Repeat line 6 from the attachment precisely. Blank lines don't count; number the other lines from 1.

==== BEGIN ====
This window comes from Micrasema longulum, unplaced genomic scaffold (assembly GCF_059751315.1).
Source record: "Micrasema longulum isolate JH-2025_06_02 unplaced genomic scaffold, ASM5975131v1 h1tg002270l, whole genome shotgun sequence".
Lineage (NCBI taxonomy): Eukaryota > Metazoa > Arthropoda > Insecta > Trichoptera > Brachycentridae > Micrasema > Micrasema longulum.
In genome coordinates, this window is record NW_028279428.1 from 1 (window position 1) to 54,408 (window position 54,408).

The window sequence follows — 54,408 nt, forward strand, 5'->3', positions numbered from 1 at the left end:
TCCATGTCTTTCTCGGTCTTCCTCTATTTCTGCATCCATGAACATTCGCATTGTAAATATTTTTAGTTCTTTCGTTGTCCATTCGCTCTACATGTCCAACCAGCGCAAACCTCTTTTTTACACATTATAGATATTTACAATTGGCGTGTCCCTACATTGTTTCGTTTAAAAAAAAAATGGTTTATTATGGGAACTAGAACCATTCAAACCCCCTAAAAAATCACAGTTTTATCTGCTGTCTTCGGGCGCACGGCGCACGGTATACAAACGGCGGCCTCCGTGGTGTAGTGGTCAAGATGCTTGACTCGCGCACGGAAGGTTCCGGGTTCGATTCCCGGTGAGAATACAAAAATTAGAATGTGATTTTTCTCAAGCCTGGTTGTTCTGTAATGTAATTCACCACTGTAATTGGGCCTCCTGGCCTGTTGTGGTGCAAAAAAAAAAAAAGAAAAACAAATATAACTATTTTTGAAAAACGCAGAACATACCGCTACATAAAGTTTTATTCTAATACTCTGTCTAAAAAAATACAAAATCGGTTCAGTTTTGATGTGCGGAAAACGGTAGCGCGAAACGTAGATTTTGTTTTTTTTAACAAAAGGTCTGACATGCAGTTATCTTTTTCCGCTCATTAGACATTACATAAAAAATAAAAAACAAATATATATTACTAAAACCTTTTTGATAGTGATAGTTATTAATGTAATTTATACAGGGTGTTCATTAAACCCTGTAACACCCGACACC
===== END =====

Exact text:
TCCATGTCTTTCTCGGTCTTCCTCTATTTCTGCATCCATGAACATTCGCATTGTAAATATTTTTAGTTCTTTCGTTGTCCATTCGCTCTACATGTCCAACCAGCGCAAACCTCTTTTTTACACATTATAGATATTTACAATTGGCGTGTCCCTACATTGTTTCGTTTAAAAAAAAAATGGTTTATTATGGGAACTAGAACCATTCAAACCCCCTAAAAAATCACAGTTTTATCTGCTGTCTTCGGGCGCACGGCGCACGGTATACAAACGGCGGCCTCCGTGGTGTAGTGGTCAAGATGCTTGACTCGCGCACGGAAGGTTCCGGGTTCGATTCCCGGTGAGAATACAAAAATTAGAATGTGATTTTTCTCAAGCCTGGTTGTTCTGTAATGTAATTCACCACTGTAATTGGGCCTCCTGGCCTGTTGTGGTGCAAAAAAAAAAAAAGAAAAACAAATATAACTATTTTTGAAAAACGCAGAACATACCGCTACATAAAGTTTTATTCTAATACTCTGTCTAAAAAAATACAAAATCGGTTCAGTTTTGATGTGCGGAAAACGGTAGCGCGAAACGTAGATTTTGTTTTTTTTAACAAAAGGTCTGACATGCAGTTATCTTTTTCCGCTCATTAGACATTACATAAAAAATAAAAAACAAATATATATTACTAAAACCTTTTTGATAGTGATAGTTATTAATGTAATTTATACAGGGTGTTCATTAAACCCTGTAACACCCGACACC